How many garage sale enthusiasts do we have out there? Spring, summer, and early fall, signs advertise them all over Miami County.
Like a lot of folks, I enjoy finding a useful bargain among another individual’s discarded treasures. Take the morning when I snagged a really good deal on a Black & Decker hedge trimmer. No more 20-year-old rusty manual clippers for me.
The friendly gray-haired gentlemen who sold me the bright orange trimmers even gave me a brief tutorial on how to not dismember my digits (cut my fingers off) before I handed him my $10 bill. Honestly though, I thought the electric cord came with them so I was a little dismayed when he unplugged the trimmers and detached the cord after my lesson. I mildly protested but no way was he throwing it in.
As for electrical items, as a buyer, it’s always the best policy to test them before you purchase. I know as a seller, you are probably being impeccably honest when you say you just used your toaster, blow dryer, or TV set lately, and that it works great.
Yet sadly, there are unscrupulous people who deceive naïve shoppers everyday. Once this happens, you usually learn to ask to see the electrical item at work. After all, there are no return policies on second-hand bargains.
As for having a garage sale, you can host a successful sale which requires a bit of work, or you can just muddle through. For example, most of us yard sale fanatics really appreciate order and stated prices. When we enter a garage filled with stuff haphazardly heaped on tables or strewn all over the floor without price tags, often we leave without buying much.
Hint number one, it’s too much work to dig through a pile of junk when one has no idea what’s in that pile or how much the stuff costs. Now, if you make everything one price and group clothing in somewhat of a semblance of size and gender that really helps. Although quality apparel needs to be hung with specific price tags, which will garner a higher price.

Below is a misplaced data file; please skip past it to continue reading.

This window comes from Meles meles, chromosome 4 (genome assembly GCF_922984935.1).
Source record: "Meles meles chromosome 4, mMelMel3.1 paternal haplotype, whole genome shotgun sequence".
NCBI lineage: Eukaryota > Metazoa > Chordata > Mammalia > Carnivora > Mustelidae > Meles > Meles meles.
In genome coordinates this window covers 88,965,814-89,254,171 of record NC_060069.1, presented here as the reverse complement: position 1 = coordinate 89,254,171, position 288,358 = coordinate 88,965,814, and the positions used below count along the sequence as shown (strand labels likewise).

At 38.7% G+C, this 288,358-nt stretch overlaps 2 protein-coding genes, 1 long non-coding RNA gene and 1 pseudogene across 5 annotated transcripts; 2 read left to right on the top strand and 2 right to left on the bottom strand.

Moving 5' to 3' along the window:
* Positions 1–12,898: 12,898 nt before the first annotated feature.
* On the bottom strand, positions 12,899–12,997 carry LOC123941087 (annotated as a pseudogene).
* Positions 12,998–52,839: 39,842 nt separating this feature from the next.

Even though it takes a lot of time, pricing really is the ticket (pun intended) if you want to sell your discarded treasures. That is unless your prices are too high. No matter how much you paid for something, remember it’s used, and you no longer want it. Depreciation can be well over 90 percent or more, especially on clothing articles.
Also, some garage sale enthusiasts like to barter a bit. Don’t get angry with them for trying to get the best deal, that’s all part of the game. Other individuals might be too timid to ask if you are willing to take less. So, if you see someone who seems interested in something, you might want to casually say, “We are willing to take offers.” Of course, everyone at your sale at that moment will no longer want to pay full price either, so be prepared.
Then there is the importance of advertising. It might sound like a self-promoting plug for spending a few bucks on a classified ad in the Troy Daily News or Piqua Daily Call, but without marketing your sale will have little chance of success. Those signs that you see posted on street corners are of paramount importance too. Place as many out there as possible leading to your sale, especially if your address is difficult to find. Listing on Craigslist is a good idea, but no substitute for a newspaper ad.
My subdivision had a community sale this past May, and I enjoyed being part of it even though the temperatures were unseasonably chilly. I didn’t have a lot of items, which is usually best for having a profitable event, but I did have some nice stuff that needed a new home. During those long hours in my garage, it was fun meeting new people who are yard sale fans like me.
After it was all over, there were still some great items left behind by the numerous pickers. These overlooked possessions can make worthwhile contributions to the community non-profit of your choice. There are local organizations like Goodwill, The Salvation Army, Anna’s Closet, The Clothesline, etc. who really appreciate donations. But a word of caution, if you think an item may be junk, it probably is, and needs to be pitched, not donated.
When it was all over, I was a couple hundred dollars richer. Not a bad way, to clean out the closets.
Christina Ryan Claypool is a freelance journalist and inspirational speaker who lives in Troy. Contact her through her website at www.christinaryanclaypool.com.